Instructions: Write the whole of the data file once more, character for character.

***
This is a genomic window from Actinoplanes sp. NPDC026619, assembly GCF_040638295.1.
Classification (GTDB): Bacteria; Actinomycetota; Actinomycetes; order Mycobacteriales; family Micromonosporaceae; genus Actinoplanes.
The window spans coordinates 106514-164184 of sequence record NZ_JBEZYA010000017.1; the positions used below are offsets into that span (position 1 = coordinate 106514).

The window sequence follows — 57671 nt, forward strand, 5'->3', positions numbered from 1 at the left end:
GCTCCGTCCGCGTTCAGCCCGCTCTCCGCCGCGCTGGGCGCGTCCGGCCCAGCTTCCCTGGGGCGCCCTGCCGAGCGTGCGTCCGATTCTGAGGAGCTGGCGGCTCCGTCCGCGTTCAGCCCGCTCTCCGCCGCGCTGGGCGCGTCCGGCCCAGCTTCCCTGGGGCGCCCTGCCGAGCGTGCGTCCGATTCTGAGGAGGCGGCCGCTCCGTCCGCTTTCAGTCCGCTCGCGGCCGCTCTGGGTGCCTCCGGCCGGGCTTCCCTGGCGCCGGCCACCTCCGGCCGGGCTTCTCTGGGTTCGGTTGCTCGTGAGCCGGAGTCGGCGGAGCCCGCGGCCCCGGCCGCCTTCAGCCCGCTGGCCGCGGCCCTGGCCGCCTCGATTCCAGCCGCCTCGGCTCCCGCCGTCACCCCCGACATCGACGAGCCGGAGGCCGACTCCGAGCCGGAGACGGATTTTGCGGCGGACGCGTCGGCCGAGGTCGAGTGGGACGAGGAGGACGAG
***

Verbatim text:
This is a genomic window from Actinoplanes sp. NPDC026619, assembly GCF_040638295.1.
Classification (GTDB): Bacteria; Actinomycetota; Actinomycetes; order Mycobacteriales; family Micromonosporaceae; genus Actinoplanes.
The window spans coordinates 106514-164184 of sequence record NZ_JBEZYA010000017.1; the positions used below are offsets into that span (position 1 = coordinate 106514).

The window sequence follows — 57671 nt, forward strand, 5'->3', positions numbered from 1 at the left end:
GCTCCGTCCGCGTTCAGCCCGCTCTCCGCCGCGCTGGGCGCGTCCGGCCCAGCTTCCCTGGGGCGCCCTGCCGAGCGTGCGTCCGATTCTGAGGAGCTGGCGGCTCCGTCCGCGTTCAGCCCGCTCTCCGCCGCGCTGGGCGCGTCCGGCCCAGCTTCCCTGGGGCGCCCTGCCGAGCGTGCGTCCGATTCTGAGGAGGCGGCCGCTCCGTCCGCTTTCAGTCCGCTCGCGGCCGCTCTGGGTGCCTCCGGCCGGGCTTCCCTGGCGCCGGCCACCTCCGGCCGGGCTTCTCTGGGTTCGGTTGCTCGTGAGCCGGAGTCGGCGGAGCCCGCGGCCCCGGCCGCCTTCAGCCCGCTGGCCGCGGCCCTGGCCGCCTCGATTCCAGCCGCCTCGGCTCCCGCCGTCACCCCCGACATCGACGAGCCGGAGGCCGACTCCGAGCCGGAGACGGATTTTGCGGCGGACGCGTCGGCCGAGGTCGAGTGGGACGAGGAGGACGAG